However, if you plan to use your futon as a sofa more than a bed, you may not need to worry about thickness.


The most crucial aspect of any frame is its durability. If you are buying a futon for the first time, you will most likely need to buy a frame for your mattress. Most futons come in a tri-fold futon frame with a full or queen-sized bed.

Futon frames are made of either wood or metal. With both, make sure to check the slats to see if they are evenly distributed. They should be at least two and a half to three inches wide to provide adequate support.

When looking at metal frames, make sure the welding looks and feels solid and with well-connected pieces. For wooden futon frames, look for ones made out of hardwoods, like birch, ash, and maple. They have a longer lifespan and generally look more refined as a futon frame with lovely grain patterns.


Any good-quality mattress should come with a warranty. Having a trial period allows you to test it out safely, ensuring you receive the product you want. If possible, look for mattresses that come with a warranty so you don’t get locked into restless nights on a futon you don’t like.

Futon Accessories 

When considering what accessories you need to accessorize and complete your futon set up, it’s important to keep the traditional Japanese sleeping system in mind. As we mentioned earlier, the word futon in Japanese technically refers to a complete bedding system consisting of a floor mattress,  futon sheet, comforter, and pillow.

Blue stripe pillow on bed

If you intend to leave a futon out permanently, then you might consider adding some additional cushions that you can use during the day such as an Ojami Zabuton Cushion from Kyoto’s finest zabuton maker, Takaokaya. The rectangular cushion comes with four removable legs and has numerous benefits. Not only does the cushion create a more inviting daytime seating option for the futon mattress, but it also provides extra support for those who enjoy meditating or yoga on their mattress.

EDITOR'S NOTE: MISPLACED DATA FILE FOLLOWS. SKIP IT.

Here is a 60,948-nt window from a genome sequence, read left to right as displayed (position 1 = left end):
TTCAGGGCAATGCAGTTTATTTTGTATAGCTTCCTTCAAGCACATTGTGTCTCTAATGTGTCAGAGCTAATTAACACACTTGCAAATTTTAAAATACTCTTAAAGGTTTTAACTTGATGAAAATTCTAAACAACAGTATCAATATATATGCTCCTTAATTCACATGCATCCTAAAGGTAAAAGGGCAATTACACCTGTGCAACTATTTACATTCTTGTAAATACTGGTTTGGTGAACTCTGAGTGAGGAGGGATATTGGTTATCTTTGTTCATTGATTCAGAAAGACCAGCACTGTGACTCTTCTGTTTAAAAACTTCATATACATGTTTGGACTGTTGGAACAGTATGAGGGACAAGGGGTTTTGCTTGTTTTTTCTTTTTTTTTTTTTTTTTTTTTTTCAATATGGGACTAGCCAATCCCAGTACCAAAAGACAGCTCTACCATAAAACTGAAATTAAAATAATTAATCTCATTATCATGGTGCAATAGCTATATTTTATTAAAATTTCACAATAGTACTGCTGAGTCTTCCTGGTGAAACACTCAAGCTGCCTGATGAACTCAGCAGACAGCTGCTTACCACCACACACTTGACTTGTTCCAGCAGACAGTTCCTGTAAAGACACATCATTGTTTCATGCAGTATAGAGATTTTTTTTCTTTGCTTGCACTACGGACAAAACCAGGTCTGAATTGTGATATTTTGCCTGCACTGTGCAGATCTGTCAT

The height and firmness of the ojami cushion makes it a perfect accessory for sitting or meditating on your futon mattress. Its elegant material and color options including light blond bamboo tatami mat weave or black polyester canvas blend print design variant make this much-needed accent piece thoroughly modern yet delicately traditional at once—an ideal finishing touch to any low level bedding arrangement!



So, what is a futon mattress? There are several reasons why futon mattresses can benefit your space. Not only are they comfortable and versatile, but they also make the most of living spaces and come cheaper than conventional mattresses. They can also work as a convenient guest bed for occasional guests.

If you’re looking to get a good night’s sleep, investing in a high-quality futon mattress can make all the difference.

Article Sources

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  3. Sukigara, S., Yokura, H. and Niwa, M. (1994), “Non‐recovery of Futon Padding after Repeated Compression”, International Journal of Clothing Science and Technology, 6(2/3):51-56. https://www.emerald.com/insight/content/doi/10.1108/09556229410063558/full/html
  4. McCall, W. V., Boggs, N., & Letton, A. (2012). Changes in sleep and wake in response to different sleeping surfaces: a pilot study. Applied ergonomics, 43(2):386-391. https://www.sciencedirect.com/science/article/abs/pii/S0003687011000858
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Bree Taylor - Lead Editor

Lead Editor

Bree is an interior designer with a passion for helping people improve their sleep quality.

She specializes in creating comfortable and functional bedroom spaces that promote a good night’s rest.

When she’s not testing mattresses or helping people get the best rest possible, Bree loves to travel and explore new cultures.